"We have a combined 98-to-the-46th-power years of experience ringing up purchases, and I say that those are Gala, not Red Delicious," she might posture. But then that would be just silly. Because at this point I might have to remind her that in my nearly half-decade of visiting the mecca of the Bountiful Harvest Mart, I have never once argued that her "12 items or less" sign is grammatically incorrect. I digress.
At least once a week, I encounter an agent who somehow feels the need to tell me how highly he ranks on the agent actuarial table. It’s annoying, it’s childish and it is entirely irrelevant. And each time it happens, I know I am in big trouble. The pitch is usually delivered during the negotiation stage of the transaction, and it is my signal to batten down the hatches for the long and blustery approaching storm.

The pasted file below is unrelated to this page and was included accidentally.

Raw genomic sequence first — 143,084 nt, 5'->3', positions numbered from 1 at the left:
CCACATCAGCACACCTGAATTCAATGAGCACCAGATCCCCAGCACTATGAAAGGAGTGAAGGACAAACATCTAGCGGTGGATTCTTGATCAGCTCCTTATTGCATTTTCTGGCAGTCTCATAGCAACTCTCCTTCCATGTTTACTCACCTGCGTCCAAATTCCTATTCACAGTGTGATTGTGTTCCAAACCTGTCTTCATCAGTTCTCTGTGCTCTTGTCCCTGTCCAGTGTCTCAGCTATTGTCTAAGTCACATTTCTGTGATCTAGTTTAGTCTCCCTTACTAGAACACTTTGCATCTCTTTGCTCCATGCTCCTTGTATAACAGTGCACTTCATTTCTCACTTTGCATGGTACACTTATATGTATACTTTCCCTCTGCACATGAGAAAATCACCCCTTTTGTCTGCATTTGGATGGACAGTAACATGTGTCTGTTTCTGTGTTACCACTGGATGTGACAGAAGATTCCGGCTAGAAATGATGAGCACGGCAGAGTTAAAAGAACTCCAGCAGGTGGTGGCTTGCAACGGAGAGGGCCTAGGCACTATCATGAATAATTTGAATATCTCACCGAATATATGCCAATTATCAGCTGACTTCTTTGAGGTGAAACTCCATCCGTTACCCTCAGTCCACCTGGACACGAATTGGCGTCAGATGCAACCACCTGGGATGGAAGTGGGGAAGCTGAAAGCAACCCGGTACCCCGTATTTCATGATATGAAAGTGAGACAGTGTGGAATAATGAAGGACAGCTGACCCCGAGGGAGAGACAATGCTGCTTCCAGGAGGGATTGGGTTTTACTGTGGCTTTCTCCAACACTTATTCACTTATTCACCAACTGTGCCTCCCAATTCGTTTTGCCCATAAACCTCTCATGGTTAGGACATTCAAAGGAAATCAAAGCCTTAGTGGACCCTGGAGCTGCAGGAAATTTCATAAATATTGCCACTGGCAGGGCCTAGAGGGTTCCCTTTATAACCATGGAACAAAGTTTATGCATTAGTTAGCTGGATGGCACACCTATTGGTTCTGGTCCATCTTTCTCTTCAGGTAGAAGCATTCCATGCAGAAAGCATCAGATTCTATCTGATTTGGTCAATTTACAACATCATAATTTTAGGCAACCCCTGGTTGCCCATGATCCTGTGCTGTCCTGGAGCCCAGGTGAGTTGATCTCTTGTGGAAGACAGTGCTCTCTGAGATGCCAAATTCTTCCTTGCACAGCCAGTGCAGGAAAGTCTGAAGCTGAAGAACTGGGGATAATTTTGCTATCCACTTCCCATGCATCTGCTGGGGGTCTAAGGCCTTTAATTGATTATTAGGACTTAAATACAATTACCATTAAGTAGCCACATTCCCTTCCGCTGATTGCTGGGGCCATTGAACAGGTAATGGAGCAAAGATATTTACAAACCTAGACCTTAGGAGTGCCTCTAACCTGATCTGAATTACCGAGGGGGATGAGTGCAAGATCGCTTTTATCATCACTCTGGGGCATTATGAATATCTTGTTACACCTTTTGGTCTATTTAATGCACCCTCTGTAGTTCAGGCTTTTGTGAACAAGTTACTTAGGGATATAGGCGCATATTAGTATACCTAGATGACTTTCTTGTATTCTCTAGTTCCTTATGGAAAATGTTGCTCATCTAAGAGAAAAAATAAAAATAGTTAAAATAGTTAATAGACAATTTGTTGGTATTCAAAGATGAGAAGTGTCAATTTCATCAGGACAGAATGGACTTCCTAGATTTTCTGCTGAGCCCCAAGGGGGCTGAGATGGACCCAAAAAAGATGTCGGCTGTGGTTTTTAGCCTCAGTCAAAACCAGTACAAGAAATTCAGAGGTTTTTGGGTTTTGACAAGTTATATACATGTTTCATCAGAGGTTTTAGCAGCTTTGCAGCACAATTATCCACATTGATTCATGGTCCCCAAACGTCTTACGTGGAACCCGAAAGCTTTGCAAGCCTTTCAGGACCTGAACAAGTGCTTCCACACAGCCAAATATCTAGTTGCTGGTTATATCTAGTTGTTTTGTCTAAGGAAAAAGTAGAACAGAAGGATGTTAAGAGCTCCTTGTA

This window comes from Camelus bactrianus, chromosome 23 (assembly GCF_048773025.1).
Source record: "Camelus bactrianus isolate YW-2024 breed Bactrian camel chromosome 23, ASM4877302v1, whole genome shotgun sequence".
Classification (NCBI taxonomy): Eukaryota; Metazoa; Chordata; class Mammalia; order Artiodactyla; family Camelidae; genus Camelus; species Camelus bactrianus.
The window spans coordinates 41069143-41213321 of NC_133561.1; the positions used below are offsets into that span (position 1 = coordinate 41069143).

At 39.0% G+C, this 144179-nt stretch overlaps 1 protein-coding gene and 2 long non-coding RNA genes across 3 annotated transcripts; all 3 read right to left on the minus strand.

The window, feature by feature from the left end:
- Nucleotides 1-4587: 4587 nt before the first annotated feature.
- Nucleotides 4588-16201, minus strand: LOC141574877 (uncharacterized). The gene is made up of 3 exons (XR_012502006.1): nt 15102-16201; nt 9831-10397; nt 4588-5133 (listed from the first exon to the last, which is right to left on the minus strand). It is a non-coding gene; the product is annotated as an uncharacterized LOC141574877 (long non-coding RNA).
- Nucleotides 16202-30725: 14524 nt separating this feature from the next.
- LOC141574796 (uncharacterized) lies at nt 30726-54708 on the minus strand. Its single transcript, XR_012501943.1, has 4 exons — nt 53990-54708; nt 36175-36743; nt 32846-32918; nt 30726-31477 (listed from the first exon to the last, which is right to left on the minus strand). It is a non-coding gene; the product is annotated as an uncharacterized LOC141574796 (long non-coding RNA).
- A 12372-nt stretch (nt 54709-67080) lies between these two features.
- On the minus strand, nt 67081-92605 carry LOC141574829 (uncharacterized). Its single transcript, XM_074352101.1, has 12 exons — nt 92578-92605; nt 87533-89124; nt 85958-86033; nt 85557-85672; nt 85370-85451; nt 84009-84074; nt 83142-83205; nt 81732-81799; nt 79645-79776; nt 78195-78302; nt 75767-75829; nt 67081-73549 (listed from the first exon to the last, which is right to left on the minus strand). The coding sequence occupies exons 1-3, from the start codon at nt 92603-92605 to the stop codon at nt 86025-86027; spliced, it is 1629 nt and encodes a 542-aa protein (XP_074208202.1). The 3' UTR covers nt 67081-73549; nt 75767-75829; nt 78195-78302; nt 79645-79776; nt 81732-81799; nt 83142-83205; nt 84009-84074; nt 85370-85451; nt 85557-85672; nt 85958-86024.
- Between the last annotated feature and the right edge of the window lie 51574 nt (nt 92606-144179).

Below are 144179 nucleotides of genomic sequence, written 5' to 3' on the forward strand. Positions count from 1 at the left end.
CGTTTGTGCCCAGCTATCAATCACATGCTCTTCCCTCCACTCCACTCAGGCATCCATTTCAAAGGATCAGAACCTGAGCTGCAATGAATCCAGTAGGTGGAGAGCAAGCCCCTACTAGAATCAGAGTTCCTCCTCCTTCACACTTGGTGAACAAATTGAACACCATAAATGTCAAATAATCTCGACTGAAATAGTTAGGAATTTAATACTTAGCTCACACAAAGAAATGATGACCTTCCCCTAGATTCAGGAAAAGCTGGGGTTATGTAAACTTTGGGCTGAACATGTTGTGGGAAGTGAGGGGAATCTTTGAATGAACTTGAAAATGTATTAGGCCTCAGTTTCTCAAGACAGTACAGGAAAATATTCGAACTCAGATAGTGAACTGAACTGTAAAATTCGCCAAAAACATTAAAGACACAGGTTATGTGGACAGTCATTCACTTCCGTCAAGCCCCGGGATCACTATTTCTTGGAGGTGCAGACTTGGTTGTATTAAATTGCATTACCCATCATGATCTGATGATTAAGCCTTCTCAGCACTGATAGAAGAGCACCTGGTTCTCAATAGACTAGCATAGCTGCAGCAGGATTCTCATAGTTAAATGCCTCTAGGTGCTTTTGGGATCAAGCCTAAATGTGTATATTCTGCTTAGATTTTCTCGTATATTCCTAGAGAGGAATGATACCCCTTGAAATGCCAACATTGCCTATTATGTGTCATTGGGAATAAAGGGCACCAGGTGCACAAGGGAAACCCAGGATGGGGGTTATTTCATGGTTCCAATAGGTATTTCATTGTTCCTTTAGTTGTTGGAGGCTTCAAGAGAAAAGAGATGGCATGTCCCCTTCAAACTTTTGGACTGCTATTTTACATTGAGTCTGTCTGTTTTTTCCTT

So, during my most recent "negotiation," my colleague pulled her numbers out of her hat in the hope that I would rethink my client’s repair request list. "I’ve been in this business for 23 years," she said, "and I have never had anyone make such a big deal about mold!"
At this point, I think she fully expected me to say, "Oh, never mind. I am sorry to have troubled you. Perhaps the seller would sculpt the fuzzy green stuff on the bathroom wall into the shape of whimsical elephants to complement the buyer’s planned circus motif prior to close of escrow … please."